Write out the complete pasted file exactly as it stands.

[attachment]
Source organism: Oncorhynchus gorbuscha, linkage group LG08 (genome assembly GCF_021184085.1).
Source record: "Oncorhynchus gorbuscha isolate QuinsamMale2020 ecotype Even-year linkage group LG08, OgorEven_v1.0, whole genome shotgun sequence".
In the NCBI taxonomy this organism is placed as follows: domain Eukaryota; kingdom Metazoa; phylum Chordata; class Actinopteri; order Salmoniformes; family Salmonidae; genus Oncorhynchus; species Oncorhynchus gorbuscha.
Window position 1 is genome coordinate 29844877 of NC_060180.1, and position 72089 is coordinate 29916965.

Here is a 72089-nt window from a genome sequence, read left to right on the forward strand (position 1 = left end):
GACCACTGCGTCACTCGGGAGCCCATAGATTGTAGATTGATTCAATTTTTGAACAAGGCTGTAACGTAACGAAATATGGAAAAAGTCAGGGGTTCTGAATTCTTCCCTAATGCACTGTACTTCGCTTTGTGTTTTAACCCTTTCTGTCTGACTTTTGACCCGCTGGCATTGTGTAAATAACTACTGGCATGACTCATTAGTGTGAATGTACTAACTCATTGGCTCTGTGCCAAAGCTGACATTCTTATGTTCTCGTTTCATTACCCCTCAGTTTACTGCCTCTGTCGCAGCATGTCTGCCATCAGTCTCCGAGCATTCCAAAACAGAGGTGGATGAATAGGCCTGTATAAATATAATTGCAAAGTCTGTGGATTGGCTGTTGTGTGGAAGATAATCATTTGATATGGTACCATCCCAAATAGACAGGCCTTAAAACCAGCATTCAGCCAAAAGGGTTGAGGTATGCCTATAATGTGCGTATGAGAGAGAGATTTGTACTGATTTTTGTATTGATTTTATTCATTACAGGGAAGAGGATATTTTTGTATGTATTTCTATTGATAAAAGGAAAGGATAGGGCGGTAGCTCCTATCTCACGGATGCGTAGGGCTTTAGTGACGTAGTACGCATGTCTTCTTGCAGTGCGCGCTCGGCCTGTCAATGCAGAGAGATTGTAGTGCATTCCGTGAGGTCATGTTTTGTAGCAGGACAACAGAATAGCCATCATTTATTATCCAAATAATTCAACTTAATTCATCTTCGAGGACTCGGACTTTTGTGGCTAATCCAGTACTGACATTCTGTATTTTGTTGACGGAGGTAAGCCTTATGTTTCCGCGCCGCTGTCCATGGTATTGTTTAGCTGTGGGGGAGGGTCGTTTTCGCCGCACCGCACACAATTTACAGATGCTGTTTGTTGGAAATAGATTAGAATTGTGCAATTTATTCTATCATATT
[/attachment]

Source organism: Oncorhynchus gorbuscha, linkage group LG08 (genome assembly GCF_021184085.1).
Source record: "Oncorhynchus gorbuscha isolate QuinsamMale2020 ecotype Even-year linkage group LG08, OgorEven_v1.0, whole genome shotgun sequence".
In the NCBI taxonomy this organism is placed as follows: domain Eukaryota; kingdom Metazoa; phylum Chordata; class Actinopteri; order Salmoniformes; family Salmonidae; genus Oncorhynchus; species Oncorhynchus gorbuscha.
Window position 1 is genome coordinate 29844877 of NC_060180.1, and position 72089 is coordinate 29916965.

Here is a 72089-nt window from a genome sequence, read left to right on the forward strand (position 1 = left end):
GACCACTGCGTCACTCGGGAGCCCATAGATTGTAGATTGATTCAATTTTTGAACAAGGCTGTAACGTAACGAAATATGGAAAAAGTCAGGGGTTCTGAATTCTTCCCTAATGCACTGTACTTCGCTTTGTGTTTTAACCCTTTCTGTCTGACTTTTGACCCGCTGGCATTGTGTAAATAACTACTGGCATGACTCATTAGTGTGAATGTACTAACTCATTGGCTCTGTGCCAAAGCTGACATTCTTATGTTCTCGTTTCATTACCCCTCAGTTTACTGCCTCTGTCGCAGCATGTCTGCCATCAGTCTCCGAGCATTCCAAAACAGAGGTGGATGAATAGGCCTGTATAAATATAATTGCAAAGTCTGTGGATTGGCTGTTGTGTGGAAGATAATCATTTGATATGGTACCATCCCAAATAGACAGGCCTTAAAACCAGCATTCAGCCAAAAGGGTTGAGGTATGCCTATAATGTGCGTATGAGAGAGAGATTTGTACTGATTTTTGTATTGATTTTATTCATTACAGGGAAGAGGATATTTTTGTATGTATTTCTATTGATAAAAGGAAAGGATAGGGCGGTAGCTCCTATCTCACGGATGCGTAGGGCTTTAGTGACGTAGTACGCATGTCTTCTTGCAGTGCGCGCTCGGCCTGTCAATGCAGAGAGATTGTAGTGCATTCCGTGAGGTCATGTTTTGTAGCAGGACAACAGAATAGCCATCATTTATTATCCAAATAATTCAACTTAATTCATCTTCGAGGACTCGGACTTTTGTGGCTAATCCAGTACTGACATTCTGTATTTTGTTGACGGAGGTAAGCCTTATGTTTCCGCGCCGCTGTCCATGGTATTGTTTAGCTGTGGGGGAGGGTCGTTTTCGCCGCACCGCACACAATTTACAGATGCTGTTTGTTGGAAATAGATTAGAATTGTGCAATTTATTCTATCATATT